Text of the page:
Israel Faces Pressure to Shift to “Low Intensity” Conflict in Gaza

Israel Hamas War in Gaza Merkava Tank
December 18, 2023 Topic: Israel-Palestine Region: Middle East Tags: IsraelPalestineIDFGazaCivilian Casualties

Israel Faces Pressure to Shift to “Low Intensity” Conflict in Gaza

The change of approach that the international community expects from the IDF may leave Hamas in power. 


Israel faces increasing challenges in Gaza as it continues to fight Hamas while facing calls from the White House to wrap up its combat operations. These twin problems for Israel, the need to execute a fast campaign, and respond to the international community’s concerns have placed the Israel Defense Forces between a rock and a hard place.

The campaign in Gaza began in the wake of the Hamas attack on Israel on October 7. Israel mainly relied on its air force in the first three weeks, carrying out thousands of airstrikes on Hamas targets. In late October, the IDF began a ground operation in northern Gaza. Israel set its sights on the opening moves of the ground operation on surrounding Hamas in northern Gaza and cutting it off from southern Gaza. To accomplish this goal, it sent the Thirty-Sixth Armored Division, one of the heaviest IDF units, to cut Gaza in two south of Gaza City. Once that unit reached the sea, the IDF assaulted numerous neighborhoods around Gaza City.


These first phases, the air campaign and the surrounding of Gaza City, were accomplished by early November. Israel and Hamas came to an agreement in which Israel would release Palestinian prisoners in exchange for Hamas releasing hostages, primarily women and children. Hamas was holding 240 hostages at the time, including a number of foreign workers it had kidnapped on October 7. The hostage deal fell apart on December 1, and Israel resumed its military campaign.

The first week of the renewed ground offensive brought new surprises. The IDF sent its Ninety-Eighth Division, including commandos, to strike at Khan Yunis, the hometown of Hamas leader Yahya Sinwar. Sinwar is the local Gaza-based Hamas leader, whereas other Hamas leaders reside in Doha, Beirut, and other places. The strike at Khan Yunis initially appeared like it might be able to catch Gaza’s Hamas commanders in their hiding place. However, days of fighting revealed that even though the IDF can find the homes of Hamas members and secure parts of neighborhoods, it can’t capture the high-level commanders. Eventually, the Ninety-Eighth settled in for the long haul of fighting street by street. Its rapid advance enabled the IDF to use an airdrop to resupply the unit, trying out precision airdrop technology that might be useful in other operations.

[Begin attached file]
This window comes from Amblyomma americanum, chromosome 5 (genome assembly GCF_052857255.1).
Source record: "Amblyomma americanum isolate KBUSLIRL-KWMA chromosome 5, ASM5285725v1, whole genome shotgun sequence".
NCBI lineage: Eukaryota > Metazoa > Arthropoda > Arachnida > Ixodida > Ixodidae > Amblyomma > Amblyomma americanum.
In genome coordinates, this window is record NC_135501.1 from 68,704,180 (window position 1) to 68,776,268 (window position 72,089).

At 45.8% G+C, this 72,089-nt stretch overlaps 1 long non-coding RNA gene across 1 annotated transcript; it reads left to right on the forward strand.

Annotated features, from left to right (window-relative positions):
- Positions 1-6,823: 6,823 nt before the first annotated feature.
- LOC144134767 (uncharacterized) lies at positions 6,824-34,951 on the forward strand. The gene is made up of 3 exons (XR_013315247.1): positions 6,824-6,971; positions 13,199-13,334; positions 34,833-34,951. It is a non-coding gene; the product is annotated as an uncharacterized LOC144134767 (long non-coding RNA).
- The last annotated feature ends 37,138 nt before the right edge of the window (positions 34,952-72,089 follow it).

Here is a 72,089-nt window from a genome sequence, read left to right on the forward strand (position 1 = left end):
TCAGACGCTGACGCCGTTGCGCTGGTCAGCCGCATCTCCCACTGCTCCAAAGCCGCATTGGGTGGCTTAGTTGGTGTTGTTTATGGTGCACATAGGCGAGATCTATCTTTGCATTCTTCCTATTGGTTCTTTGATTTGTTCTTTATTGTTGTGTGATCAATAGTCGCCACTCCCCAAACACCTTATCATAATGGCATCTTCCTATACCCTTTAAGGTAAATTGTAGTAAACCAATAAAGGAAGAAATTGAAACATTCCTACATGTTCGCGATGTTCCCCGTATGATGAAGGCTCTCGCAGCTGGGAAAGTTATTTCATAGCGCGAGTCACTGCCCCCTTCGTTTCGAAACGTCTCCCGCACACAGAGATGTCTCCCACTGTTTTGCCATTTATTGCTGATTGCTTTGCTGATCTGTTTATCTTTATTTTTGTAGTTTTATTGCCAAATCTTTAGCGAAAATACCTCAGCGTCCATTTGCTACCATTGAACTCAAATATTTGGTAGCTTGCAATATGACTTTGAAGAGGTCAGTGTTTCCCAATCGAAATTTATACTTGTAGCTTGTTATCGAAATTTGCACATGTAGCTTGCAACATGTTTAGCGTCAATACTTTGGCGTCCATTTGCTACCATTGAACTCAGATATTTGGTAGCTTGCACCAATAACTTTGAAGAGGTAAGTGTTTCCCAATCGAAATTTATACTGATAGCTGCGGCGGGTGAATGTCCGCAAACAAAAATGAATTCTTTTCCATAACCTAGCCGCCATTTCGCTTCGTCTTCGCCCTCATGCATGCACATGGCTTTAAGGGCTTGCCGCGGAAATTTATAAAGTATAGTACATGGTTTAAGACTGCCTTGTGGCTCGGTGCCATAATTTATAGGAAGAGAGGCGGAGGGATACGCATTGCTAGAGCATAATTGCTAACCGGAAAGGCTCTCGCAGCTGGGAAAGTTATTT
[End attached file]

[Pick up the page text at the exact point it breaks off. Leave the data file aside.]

This has led to a hard slog in Gaza and mounting casualties. By December 17, a total of 454 Israeli soldiers had been killed since October 7, more than 115 of them in fighting since the ground operation began. On December 13, the IDF announced that ten soldiers had been killed in a day’s fighting, including a famed battalion commander from the Golani infantry brigade. Days later, another disaster befell the IDF as soldiers mistakenly shot three hostages who had fled Hamas captivity. The twin events showcased the challenges Israel faces in its goals in Gaza. The leadership of Israel, from Prime Minister Benjamin Netanyahu to Defense Minister Yoav Gallant and the IDF generals, have vowed to bring the hostages home and defeat Hamas. 

Gallant acknowledged the heavy price Israel was paying in Gaza. “We are willing to keep going until we achieve our goals: Destroying the Hamas [terrorist] organization, eliminating its military and governing capabilities and returning the hostages home to their families,” he said on December 16. Gallant also said that the war in Gaza would be a long war. The IDF head of Military Intelligence, Major General Aharon Haliva, also said that Israel was closer to fulfilling its goals in Gaza. He outlined what this meant: “[to] continue to apply pressure on the enemy, to continue to kill the enemy, destroy them.” He also noted that there were many months ahead in the campaign.